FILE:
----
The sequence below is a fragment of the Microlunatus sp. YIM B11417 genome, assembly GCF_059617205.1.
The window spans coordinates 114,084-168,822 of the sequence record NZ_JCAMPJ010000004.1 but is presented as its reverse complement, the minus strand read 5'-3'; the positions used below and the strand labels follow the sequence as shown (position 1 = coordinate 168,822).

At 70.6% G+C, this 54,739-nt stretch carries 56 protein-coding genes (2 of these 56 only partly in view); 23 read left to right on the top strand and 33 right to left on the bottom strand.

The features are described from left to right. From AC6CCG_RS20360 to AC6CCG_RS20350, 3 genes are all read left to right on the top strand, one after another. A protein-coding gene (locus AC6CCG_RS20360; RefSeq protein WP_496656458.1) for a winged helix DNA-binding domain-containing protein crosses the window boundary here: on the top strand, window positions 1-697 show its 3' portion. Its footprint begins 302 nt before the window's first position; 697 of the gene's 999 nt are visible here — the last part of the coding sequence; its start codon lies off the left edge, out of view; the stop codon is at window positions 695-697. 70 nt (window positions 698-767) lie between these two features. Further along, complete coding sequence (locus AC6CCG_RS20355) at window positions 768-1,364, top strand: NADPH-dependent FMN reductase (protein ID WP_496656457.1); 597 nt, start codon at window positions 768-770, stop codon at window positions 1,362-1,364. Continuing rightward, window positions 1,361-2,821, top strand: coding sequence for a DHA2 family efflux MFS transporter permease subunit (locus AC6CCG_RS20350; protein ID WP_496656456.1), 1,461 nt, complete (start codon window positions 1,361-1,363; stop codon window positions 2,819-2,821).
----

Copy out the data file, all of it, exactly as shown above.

The sequence below is a fragment of the Microlunatus sp. YIM B11417 genome, assembly GCF_059617205.1.
The window spans coordinates 114,084-168,822 of the sequence record NZ_JCAMPJ010000004.1 but is presented as its reverse complement, the minus strand read 5'-3'; the positions used below and the strand labels follow the sequence as shown (position 1 = coordinate 168,822).

At 70.6% G+C, this 54,739-nt stretch carries 56 protein-coding genes (2 of these 56 only partly in view); 23 read left to right on the top strand and 33 right to left on the bottom strand.

The features are described from left to right. From AC6CCG_RS20360 to AC6CCG_RS20350, 3 genes are all read left to right on the top strand, one after another. A protein-coding gene (locus AC6CCG_RS20360; RefSeq protein WP_496656458.1) for a winged helix DNA-binding domain-containing protein crosses the window boundary here: on the top strand, window positions 1-697 show its 3' portion. Its footprint begins 302 nt before the window's first position; 697 of the gene's 999 nt are visible here — the last part of the coding sequence; its start codon lies off the left edge, out of view; the stop codon is at window positions 695-697. 70 nt (window positions 698-767) lie between these two features. Further along, complete coding sequence (locus AC6CCG_RS20355) at window positions 768-1,364, top strand: NADPH-dependent FMN reductase (protein ID WP_496656457.1); 597 nt, start codon at window positions 768-770, stop codon at window positions 1,362-1,364. Continuing rightward, window positions 1,361-2,821, top strand: coding sequence for a DHA2 family efflux MFS transporter permease subunit (locus AC6CCG_RS20350; protein ID WP_496656456.1), 1,461 nt, complete (start codon window positions 1,361-1,363; stop codon window positions 2,819-2,821).